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We made it to Barcelona without incident and hopped on the Aerobus – an inexpensive shuttle to the city center and various Metro stops. As we exited the Metro station that first night on our way to the hotel, the familiar smell of ganja smoke wafted past us, not just once, but a few times. I gave my friend a knowing look. It’s like home in San Francisco!
However, unlike San Francisco, Barcelona was really humid. The subterranean train station felt like a steam room, yet somehow I didn’t feel like I was getting free skin exfoliation.
Humidity aside, Spain’s cosmopolitan capital city is definitely worth a visit and we made the most of our 36 hours in Barcelona.
It’s true what they say: the Spanish really do eat late.
The hot time to arrive at dinner in Spain appears to be sometime between 9:15pm and 10:20pm (or 21:15pm and 22:20pm in the spirit of the country).
That first night, we grabbed a (late for us) dinner at Paco Meralgo, a tapas bar and tavern in the Eixample district.
It’s probably a good idea to buy tickets early to visit La Sagrada Familia
By the time we arrived at the tourist-magnet, Antoni Gaudi’s La Sagrada Familia church, the line was days long…if you didn’t buy tickets online.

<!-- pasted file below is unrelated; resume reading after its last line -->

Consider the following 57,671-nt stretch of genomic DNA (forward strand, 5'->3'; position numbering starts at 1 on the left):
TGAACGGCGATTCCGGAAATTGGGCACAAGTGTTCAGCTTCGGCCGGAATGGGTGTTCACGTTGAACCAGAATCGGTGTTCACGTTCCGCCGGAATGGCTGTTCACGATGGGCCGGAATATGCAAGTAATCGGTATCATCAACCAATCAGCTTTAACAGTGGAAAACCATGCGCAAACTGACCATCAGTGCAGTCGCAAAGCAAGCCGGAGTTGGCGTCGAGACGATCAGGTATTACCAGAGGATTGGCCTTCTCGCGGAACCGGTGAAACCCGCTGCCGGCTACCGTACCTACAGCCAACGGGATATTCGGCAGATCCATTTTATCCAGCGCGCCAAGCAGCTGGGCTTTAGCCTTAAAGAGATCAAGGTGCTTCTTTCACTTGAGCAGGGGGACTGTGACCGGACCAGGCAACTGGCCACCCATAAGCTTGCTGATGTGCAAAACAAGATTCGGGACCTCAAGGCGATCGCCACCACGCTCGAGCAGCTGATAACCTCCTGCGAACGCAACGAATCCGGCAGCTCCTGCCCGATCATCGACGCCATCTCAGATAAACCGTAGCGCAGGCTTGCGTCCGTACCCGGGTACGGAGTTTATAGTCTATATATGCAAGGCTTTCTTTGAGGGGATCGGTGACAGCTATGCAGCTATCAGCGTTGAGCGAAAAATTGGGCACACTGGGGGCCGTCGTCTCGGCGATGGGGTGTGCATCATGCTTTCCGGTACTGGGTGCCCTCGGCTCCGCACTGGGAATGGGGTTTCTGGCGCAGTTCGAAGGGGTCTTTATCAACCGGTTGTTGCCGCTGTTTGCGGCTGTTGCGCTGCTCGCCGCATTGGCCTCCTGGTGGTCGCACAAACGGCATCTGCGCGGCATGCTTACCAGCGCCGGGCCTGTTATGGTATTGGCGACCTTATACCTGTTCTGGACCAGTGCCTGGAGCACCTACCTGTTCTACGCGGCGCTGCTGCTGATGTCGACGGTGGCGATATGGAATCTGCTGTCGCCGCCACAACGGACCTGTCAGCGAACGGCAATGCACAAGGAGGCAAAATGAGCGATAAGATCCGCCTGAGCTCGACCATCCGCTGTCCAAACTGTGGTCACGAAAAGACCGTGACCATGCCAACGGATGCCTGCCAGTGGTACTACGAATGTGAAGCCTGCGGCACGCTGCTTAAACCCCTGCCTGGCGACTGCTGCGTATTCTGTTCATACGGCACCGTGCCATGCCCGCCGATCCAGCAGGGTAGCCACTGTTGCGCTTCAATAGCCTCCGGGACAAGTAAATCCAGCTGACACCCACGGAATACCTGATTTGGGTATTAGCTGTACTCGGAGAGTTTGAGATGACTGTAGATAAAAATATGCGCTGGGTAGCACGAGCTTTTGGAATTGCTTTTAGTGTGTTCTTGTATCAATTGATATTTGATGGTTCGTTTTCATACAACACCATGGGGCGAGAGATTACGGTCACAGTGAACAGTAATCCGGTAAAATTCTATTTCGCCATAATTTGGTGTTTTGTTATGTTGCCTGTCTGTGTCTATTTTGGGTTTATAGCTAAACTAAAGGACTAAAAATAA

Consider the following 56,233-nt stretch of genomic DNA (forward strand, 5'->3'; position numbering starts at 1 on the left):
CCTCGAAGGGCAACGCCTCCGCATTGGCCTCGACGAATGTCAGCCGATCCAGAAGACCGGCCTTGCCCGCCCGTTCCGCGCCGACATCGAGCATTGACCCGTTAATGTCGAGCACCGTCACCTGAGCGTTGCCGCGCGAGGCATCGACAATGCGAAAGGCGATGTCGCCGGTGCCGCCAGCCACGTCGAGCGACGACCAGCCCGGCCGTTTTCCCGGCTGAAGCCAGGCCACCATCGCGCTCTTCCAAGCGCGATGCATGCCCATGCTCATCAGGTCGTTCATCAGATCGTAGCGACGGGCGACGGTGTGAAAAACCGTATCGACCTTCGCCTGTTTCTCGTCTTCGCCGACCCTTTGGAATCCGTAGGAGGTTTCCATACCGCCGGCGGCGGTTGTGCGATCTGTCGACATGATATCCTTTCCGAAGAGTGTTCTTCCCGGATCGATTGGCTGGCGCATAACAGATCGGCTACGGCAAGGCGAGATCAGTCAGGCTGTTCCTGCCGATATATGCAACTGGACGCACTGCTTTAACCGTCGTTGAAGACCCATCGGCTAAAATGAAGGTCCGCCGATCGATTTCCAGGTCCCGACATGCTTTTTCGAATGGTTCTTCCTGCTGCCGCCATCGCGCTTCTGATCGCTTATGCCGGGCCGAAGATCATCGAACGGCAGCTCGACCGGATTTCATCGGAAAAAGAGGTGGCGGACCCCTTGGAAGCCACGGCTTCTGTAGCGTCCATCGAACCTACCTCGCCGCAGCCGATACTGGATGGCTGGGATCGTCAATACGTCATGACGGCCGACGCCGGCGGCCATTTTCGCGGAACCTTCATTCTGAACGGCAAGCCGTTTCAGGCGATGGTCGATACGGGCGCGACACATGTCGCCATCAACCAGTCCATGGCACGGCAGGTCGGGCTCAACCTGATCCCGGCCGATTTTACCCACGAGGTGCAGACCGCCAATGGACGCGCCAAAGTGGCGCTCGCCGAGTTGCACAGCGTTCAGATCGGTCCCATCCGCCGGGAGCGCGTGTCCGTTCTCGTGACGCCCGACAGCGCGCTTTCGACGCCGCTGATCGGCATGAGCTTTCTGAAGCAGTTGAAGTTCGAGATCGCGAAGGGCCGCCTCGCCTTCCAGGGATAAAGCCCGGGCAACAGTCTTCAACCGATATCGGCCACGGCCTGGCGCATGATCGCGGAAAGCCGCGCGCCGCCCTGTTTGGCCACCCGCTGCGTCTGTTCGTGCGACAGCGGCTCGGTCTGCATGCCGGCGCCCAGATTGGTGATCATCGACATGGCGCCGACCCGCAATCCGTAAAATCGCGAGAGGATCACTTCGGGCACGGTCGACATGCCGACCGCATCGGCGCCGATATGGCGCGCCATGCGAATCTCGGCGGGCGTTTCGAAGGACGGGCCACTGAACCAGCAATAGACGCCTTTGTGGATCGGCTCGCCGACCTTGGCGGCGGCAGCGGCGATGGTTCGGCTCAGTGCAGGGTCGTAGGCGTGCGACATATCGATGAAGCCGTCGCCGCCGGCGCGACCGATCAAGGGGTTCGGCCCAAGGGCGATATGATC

Ham is kind of a big thing
We visited La Boqueria, an open-air market in the center of the city and we saw ham, ham and more ham.
A walking tour is the way to go
Many cities offer free walking tours and Barcelona is one of them. It’s a great way to get a condensed history lesson and see the sights the city is known for. Our tour guide was a young guy from London who’d been living in Barcelona for three years. His energy and humor made for rich tales. Along with us on the tour were couples from London and Denmark, an Aussie duo and a trio of girls from Mexico.
Art is everywhere
Barcelona doesn’t mess around with its art. Even things you think aren’t art, are art. You’re walking on the sidewalk and the tour guide tells you, “Oh, by the way, you just stepped on a Miro work.” Well, damn. I don’t expect to find intricate mosaics beneath my feet on the daily! What other groundart have I been missing?
The buildings look magnificent at night
There is so much more to see in Barcelona and I only hit a fraction of it. Another 24-36 hours would probably have been sufficient. Lack of time notwithstanding, I consumed enough of Barcelona to decide that it’s a dynamic, artful and cosmopolitan city. I get why people love it.
- Here’s How Sagrada Familia Will Look When It’s Finally Done In 2026 (gizmodo.com)
- My Top 10 Things to do and see in Barcelona, Spain! (awardtravelpoints.com)